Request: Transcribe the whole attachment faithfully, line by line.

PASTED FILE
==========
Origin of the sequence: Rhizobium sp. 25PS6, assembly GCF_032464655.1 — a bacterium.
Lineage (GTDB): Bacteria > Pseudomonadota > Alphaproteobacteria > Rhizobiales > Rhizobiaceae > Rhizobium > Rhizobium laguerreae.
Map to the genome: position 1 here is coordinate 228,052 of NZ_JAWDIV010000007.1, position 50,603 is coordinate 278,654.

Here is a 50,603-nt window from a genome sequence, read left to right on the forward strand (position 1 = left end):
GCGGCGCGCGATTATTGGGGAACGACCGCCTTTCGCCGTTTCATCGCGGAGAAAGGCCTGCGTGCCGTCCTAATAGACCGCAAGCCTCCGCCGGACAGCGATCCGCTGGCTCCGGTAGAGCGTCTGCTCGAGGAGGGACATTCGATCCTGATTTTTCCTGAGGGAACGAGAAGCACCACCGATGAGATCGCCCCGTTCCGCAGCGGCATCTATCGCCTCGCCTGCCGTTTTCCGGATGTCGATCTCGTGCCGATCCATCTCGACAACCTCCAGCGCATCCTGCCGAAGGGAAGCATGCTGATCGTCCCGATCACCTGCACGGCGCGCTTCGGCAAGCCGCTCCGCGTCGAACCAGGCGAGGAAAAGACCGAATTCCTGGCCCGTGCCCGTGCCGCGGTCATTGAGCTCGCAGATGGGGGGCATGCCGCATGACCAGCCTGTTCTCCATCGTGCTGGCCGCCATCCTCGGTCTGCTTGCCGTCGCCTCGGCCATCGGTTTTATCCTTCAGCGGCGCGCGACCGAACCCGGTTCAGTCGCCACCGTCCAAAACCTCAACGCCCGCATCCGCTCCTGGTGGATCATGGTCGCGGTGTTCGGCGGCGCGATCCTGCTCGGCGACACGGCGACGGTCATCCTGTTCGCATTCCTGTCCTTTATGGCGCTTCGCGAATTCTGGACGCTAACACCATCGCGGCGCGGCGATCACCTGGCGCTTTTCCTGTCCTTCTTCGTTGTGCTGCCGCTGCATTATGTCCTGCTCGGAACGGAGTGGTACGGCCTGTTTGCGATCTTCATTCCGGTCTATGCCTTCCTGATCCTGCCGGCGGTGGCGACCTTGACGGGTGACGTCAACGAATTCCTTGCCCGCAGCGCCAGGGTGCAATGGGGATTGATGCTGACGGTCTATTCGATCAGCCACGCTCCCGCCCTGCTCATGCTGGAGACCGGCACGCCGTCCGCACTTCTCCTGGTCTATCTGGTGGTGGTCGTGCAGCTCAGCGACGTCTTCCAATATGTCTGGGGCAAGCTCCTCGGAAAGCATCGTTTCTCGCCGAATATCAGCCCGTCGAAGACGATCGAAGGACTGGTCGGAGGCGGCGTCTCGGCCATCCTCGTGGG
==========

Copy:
Origin of the sequence: Rhizobium sp. 25PS6, assembly GCF_032464655.1 — a bacterium.
Lineage (GTDB): Bacteria > Pseudomonadota > Alphaproteobacteria > Rhizobiales > Rhizobiaceae > Rhizobium > Rhizobium laguerreae.
Map to the genome: position 1 here is coordinate 228,052 of NZ_JAWDIV010000007.1, position 50,603 is coordinate 278,654.

Here is a 50,603-nt window from a genome sequence, read left to right on the forward strand (position 1 = left end):
GCGGCGCGCGATTATTGGGGAACGACCGCCTTTCGCCGTTTCATCGCGGAGAAAGGCCTGCGTGCCGTCCTAATAGACCGCAAGCCTCCGCCGGACAGCGATCCGCTGGCTCCGGTAGAGCGTCTGCTCGAGGAGGGACATTCGATCCTGATTTTTCCTGAGGGAACGAGAAGCACCACCGATGAGATCGCCCCGTTCCGCAGCGGCATCTATCGCCTCGCCTGCCGTTTTCCGGATGTCGATCTCGTGCCGATCCATCTCGACAACCTCCAGCGCATCCTGCCGAAGGGAAGCATGCTGATCGTCCCGATCACCTGCACGGCGCGCTTCGGCAAGCCGCTCCGCGTCGAACCAGGCGAGGAAAAGACCGAATTCCTGGCCCGTGCCCGTGCCGCGGTCATTGAGCTCGCAGATGGGGGGCATGCCGCATGACCAGCCTGTTCTCCATCGTGCTGGCCGCCATCCTCGGTCTGCTTGCCGTCGCCTCGGCCATCGGTTTTATCCTTCAGCGGCGCGCGACCGAACCCGGTTCAGTCGCCACCGTCCAAAACCTCAACGCCCGCATCCGCTCCTGGTGGATCATGGTCGCGGTGTTCGGCGGCGCGATCCTGCTCGGCGACACGGCGACGGTCATCCTGTTCGCATTCCTGTCCTTTATGGCGCTTCGCGAATTCTGGACGCTAACACCATCGCGGCGCGGCGATCACCTGGCGCTTTTCCTGTCCTTCTTCGTTGTGCTGCCGCTGCATTATGTCCTGCTCGGAACGGAGTGGTACGGCCTGTTTGCGATCTTCATTCCGGTCTATGCCTTCCTGATCCTGCCGGCGGTGGCGACCTTGACGGGTGACGTCAACGAATTCCTTGCCCGCAGCGCCAGGGTGCAATGGGGATTGATGCTGACGGTCTATTCGATCAGCCACGCTCCCGCCCTGCTCATGCTGGAGACCGGCACGCCGTCCGCACTTCTCCTGGTCTATCTGGTGGTGGTCGTGCAGCTCAGCGACGTCTTCCAATATGTCTGGGGCAAGCTCCTCGGAAAGCATCGTTTCTCGCCGAATATCAGCCCGTCGAAGACGATCGAAGGACTGGTCGGAGGCGGCGTCTCGGCCATCCTCGTGGG